T-i: Because people in emigration have many difficulties and need to build a new everyday life?

NK: Of course. They, of course, try to support some accessible forms of manifestation of civic position. For example, many donated to Ukrainian refugees. But in general, direct anti-war protest has ceased to be significant.

It is quite difficult now to go to rallies against the war in Ukraine, because the war has been going on for three years now and it is clear that these rallies do not solve anything, do not influence anything. And it’s demotivating. Those who left showed by their choice that they were against the war. But then go to the Russian Embassy, ​​sign petitions – to whom, for whom? Do you want to say something to Putin from abroad?

Nevertheless, people continue to donate money and help those who need support.

T-i: Do you know in which countries emigrants from Russia are now involved in local political life?

NK: Participation in the political life of host countries is a difficult issue. Firstly, people cannot immediately understand the new political reality. For example, the vicissitudes of Israeli politics are a rather complex phenomenon that is difficult to navigate. Although we know that many new repatriates took part in rallies against judicial reform, against Netanyahu.

Protests in Tbilisi against the introduction of a law on foreign agents. Photo:

And in Georgia, emigrants take part in mass protests against the law on foreign agents, because they are well aware that it is copied from the Russian one. They are very afraid that the fate of Russia awaits Georgia. Although the Russians in Georgia have a difficult situation. Russia occupies 20% of Georgian territory. Therefore, participating in political action there is a difficult moral choice for many. Many are simply afraid of causing harm, since you still don’t fully understand how appropriate your activity is here.

T-i: We also know that the authorities of some countries do not hide their concerns regarding political involvement in local realities on the part of emigrants from Russia. For example, the authorities in the Baltic countries, Georgia, Serbia, and Turkey did not want the Russians to interfere in domestic politics. Even in Israel, we sometimes hear from some public figures that new immigrants shouldkeep silent. How reasonable is this?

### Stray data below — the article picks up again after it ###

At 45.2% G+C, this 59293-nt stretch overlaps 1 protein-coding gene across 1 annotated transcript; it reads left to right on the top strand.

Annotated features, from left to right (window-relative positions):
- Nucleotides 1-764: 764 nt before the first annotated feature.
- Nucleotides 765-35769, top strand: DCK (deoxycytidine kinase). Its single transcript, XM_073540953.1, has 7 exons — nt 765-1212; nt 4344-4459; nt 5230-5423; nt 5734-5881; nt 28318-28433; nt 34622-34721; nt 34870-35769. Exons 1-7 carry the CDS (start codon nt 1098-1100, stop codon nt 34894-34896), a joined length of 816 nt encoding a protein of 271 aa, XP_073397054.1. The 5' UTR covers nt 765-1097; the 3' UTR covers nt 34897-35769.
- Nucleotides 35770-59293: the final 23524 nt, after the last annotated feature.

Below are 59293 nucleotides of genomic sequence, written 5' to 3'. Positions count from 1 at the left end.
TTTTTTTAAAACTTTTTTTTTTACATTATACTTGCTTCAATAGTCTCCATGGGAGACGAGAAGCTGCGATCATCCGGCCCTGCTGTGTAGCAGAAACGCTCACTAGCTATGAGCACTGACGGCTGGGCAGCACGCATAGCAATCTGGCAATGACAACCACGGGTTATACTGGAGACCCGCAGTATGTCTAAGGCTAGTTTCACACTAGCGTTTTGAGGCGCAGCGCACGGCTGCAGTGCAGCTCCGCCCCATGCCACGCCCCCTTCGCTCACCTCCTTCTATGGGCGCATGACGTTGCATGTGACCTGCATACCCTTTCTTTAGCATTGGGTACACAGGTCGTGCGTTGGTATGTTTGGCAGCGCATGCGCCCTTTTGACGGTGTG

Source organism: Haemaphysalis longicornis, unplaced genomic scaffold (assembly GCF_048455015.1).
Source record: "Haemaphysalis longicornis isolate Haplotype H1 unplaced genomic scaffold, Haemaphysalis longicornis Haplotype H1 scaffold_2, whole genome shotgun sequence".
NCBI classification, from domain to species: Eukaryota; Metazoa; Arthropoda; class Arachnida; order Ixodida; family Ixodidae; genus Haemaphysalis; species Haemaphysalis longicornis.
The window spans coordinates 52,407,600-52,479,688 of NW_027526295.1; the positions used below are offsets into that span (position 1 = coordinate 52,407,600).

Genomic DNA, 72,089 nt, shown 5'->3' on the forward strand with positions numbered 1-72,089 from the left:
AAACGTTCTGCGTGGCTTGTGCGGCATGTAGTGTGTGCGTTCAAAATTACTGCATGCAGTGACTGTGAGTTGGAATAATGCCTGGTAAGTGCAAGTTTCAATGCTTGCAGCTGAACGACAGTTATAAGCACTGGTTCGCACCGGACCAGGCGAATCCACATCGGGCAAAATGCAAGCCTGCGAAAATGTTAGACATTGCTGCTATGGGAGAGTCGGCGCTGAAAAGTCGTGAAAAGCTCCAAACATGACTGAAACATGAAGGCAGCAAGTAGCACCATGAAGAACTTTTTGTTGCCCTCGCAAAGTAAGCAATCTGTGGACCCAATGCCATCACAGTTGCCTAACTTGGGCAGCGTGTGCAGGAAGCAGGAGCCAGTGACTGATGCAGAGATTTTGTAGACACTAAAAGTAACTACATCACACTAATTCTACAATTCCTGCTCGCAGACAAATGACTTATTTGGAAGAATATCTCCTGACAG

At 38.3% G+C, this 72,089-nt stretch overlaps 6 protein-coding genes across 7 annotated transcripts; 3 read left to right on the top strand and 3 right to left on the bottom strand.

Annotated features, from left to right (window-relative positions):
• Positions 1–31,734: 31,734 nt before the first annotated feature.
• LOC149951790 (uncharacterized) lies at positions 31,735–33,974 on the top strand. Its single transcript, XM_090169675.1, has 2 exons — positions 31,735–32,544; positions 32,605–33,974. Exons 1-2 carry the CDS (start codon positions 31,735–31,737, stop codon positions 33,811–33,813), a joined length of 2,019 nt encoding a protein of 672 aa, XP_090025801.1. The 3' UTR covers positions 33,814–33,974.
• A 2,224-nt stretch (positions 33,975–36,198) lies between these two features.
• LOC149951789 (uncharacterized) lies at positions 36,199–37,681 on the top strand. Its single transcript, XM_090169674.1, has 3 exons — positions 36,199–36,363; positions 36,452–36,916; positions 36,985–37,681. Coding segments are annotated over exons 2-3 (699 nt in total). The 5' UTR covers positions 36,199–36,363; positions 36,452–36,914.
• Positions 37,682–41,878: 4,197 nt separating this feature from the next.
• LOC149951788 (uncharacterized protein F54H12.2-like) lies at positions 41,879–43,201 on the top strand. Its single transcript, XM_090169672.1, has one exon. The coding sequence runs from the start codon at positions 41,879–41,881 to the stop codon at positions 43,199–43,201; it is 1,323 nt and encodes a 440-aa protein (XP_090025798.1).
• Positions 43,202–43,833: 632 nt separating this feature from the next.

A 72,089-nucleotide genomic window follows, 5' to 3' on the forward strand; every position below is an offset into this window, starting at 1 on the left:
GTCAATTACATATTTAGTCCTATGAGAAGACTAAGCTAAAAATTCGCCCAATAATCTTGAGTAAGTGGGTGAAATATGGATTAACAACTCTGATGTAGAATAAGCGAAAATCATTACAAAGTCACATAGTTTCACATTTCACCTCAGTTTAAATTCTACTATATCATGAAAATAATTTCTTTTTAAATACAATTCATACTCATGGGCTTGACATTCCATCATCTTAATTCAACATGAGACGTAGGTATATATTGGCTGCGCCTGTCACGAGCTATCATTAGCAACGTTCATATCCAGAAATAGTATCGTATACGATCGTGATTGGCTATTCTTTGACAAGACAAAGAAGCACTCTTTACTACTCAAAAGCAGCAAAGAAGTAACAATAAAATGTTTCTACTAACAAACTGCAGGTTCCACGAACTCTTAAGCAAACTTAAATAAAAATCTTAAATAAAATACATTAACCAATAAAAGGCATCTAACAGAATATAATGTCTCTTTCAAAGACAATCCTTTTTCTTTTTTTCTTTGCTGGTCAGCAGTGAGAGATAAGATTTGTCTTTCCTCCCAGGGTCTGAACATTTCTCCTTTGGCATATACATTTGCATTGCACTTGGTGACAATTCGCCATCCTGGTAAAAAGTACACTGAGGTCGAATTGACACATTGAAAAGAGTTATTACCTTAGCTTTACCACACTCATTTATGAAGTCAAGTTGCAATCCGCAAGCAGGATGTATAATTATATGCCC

NK: Advice to remain silent is always toxic advice. In addition, we must not forget that the authorities of many countries cooperate closely with the Russian authorities. And they, of course, do not support activism on the part of newcomers. For example, when Navalny died in prison, protests near the Russian embassies were banned in Turkey, Serbia, and Kyrgyzstan.

Rally in memory of Alexei Navalny at the Russian Embassy in Lisbon. Photo:

T-i: Another important characteristic of this wave of emigration is education and professional spectrum. At what level did people leave the country?

NK: The educational level is very high. 82% of all those who left had higher education. Specifically in Israel – 87%. And about 90% are residents of large cities, primarily St. Petersburg and Moscow. That is, it is 80 to 10, let’s put it this way – the ratio of St. Petersburg and Moscow, a little from Yekaterinburg, a little from Novosibirsk, a little from Tyumen, a little from Krasnoyarsk.

T-i: And your occupation?

NK: As soon as the war began, almost half of the emigrants were IT specialists, management and the corporate sector in general. Moreover, these were not only international companies, but also employees of Russian businesses. These were real relocants because they were actually transported. Another significant part were employees of various NGOs, activists, scientists, journalists, theater workers, and cultural figures. This changed very quickly, literally in the first couple of months, but the term “relocant” existed for a long time.

T-i: How accurate is the idea that this wave of emigration is financially wealthy?